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Cavco Industries Inc. (NASDAQ:CVCO)

F3Q09 Earnings Call

January 30, 2009 11:00 am ET

Executives

Joseph Stegmayer – Chairman and Chief Executive Officer

Dan Urness – Vice President and Chief Financial Officer

Analysts

David Walsh – Avondale Partners

James McCanless – FTN Midwest Securities

Michael Corelli – Barry Vogel & Associates

Dax Vlassis – Gates Capital Management

Jeffrey L. Gates – Gates Capital Management

Michael Ware – Praesidium Investment Management

(Operator Instructions) Good day everyone, and welcome to the Cavco Industries Incorporated third quarter fiscal year 2009 earnings call and webcast. Today's call is being recorded. At this time for opening remarks I would like to turn the call over to the Chairman and Chief Executive Officer, Mr. Joseph Stegmayer, please go ahead sir.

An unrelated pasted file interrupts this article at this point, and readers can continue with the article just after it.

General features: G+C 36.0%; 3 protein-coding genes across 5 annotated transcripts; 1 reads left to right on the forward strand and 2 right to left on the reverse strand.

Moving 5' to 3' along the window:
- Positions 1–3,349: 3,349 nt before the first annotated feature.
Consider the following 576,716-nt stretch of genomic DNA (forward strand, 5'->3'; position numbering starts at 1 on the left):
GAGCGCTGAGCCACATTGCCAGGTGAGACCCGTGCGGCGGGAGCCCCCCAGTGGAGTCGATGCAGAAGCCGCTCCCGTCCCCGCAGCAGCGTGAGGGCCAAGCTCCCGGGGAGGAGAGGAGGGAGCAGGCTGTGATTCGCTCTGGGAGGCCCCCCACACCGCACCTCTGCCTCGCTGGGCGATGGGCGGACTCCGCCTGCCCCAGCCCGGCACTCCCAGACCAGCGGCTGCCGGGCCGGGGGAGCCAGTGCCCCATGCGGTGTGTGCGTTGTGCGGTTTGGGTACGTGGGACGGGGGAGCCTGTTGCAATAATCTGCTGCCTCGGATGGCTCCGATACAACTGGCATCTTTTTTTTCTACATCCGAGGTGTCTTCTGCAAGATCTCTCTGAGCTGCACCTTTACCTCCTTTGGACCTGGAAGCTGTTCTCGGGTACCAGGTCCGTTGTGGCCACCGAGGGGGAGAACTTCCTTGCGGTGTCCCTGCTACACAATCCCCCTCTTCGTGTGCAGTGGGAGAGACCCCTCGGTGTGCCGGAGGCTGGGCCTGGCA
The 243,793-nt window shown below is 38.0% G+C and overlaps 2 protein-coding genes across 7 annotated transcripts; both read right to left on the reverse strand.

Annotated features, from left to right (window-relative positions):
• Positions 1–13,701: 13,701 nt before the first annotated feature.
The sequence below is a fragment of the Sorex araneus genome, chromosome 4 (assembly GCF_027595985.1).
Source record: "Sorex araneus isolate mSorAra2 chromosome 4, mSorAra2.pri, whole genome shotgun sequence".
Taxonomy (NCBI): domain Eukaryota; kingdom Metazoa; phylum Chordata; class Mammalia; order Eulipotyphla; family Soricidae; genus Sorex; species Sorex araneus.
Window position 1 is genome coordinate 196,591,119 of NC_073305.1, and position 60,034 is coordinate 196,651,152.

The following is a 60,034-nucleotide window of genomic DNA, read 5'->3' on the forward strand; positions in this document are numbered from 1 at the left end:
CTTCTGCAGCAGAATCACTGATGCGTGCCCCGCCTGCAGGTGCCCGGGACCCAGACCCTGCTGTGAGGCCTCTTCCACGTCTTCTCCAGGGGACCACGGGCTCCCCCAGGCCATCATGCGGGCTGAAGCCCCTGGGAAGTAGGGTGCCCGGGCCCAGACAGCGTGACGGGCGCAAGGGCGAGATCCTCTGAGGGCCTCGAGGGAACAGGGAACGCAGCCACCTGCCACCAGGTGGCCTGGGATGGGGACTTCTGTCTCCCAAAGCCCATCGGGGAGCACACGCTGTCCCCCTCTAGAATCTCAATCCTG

Joseph Stegmayer

Thank you, [Gwen]. Welcome everyone. We reported the results of the third quarter ended December 31st 2008, yesterday and they were posted on our Web site cavco.com, and of course widely available on other public domains.

The figures that Dan will give in a moment represent our poorest performance for any quarter in nearly six years as a public company. We are certainly disappointed with the results. We believe that we’ve always prepared our company to expect the unexpected. We think that we are nimble and that we can quickly adjust to market demands and changing environments and we feel our product line is very competitive and our distribution base is good.